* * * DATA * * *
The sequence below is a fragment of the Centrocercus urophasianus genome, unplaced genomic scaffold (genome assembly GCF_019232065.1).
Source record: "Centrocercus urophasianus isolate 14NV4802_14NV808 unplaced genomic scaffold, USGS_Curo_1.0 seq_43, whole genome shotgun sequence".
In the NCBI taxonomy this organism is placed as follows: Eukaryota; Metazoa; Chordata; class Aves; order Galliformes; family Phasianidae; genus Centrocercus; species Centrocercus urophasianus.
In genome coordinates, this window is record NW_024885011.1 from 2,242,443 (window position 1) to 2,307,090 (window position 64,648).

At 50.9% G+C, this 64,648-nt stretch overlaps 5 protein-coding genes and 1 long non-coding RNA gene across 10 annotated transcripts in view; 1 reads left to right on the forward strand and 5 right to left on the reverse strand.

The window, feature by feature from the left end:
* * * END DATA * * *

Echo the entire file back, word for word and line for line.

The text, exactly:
The sequence below is a fragment of the Centrocercus urophasianus genome, unplaced genomic scaffold (genome assembly GCF_019232065.1).
Source record: "Centrocercus urophasianus isolate 14NV4802_14NV808 unplaced genomic scaffold, USGS_Curo_1.0 seq_43, whole genome shotgun sequence".
In the NCBI taxonomy this organism is placed as follows: Eukaryota; Metazoa; Chordata; class Aves; order Galliformes; family Phasianidae; genus Centrocercus; species Centrocercus urophasianus.
In genome coordinates, this window is record NW_024885011.1 from 2,242,443 (window position 1) to 2,307,090 (window position 64,648).

At 50.9% G+C, this 64,648-nt stretch overlaps 5 protein-coding genes and 1 long non-coding RNA gene across 10 annotated transcripts in view; 1 reads left to right on the forward strand and 5 right to left on the reverse strand.

The window, feature by feature from the left end: